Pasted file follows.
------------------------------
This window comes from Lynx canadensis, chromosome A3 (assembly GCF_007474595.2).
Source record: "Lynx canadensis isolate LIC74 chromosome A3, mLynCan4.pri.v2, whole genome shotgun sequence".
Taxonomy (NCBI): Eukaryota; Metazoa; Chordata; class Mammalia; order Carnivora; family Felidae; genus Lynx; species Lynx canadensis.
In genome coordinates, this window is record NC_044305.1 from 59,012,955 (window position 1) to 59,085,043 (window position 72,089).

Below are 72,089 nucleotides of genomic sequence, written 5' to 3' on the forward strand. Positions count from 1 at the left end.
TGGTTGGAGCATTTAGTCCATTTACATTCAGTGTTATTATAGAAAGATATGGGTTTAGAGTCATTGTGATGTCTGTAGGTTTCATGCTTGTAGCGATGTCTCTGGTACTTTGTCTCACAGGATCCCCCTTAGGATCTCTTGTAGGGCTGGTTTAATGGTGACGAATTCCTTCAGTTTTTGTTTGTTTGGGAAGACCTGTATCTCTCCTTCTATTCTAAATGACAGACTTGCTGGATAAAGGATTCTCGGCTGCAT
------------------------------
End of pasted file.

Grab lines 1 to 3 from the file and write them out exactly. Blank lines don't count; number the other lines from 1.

This window comes from Lynx canadensis, chromosome A3 (assembly GCF_007474595.2).
Source record: "Lynx canadensis isolate LIC74 chromosome A3, mLynCan4.pri.v2, whole genome shotgun sequence".
Taxonomy (NCBI): Eukaryota; Metazoa; Chordata; class Mammalia; order Carnivora; family Felidae; genus Lynx; species Lynx canadensis.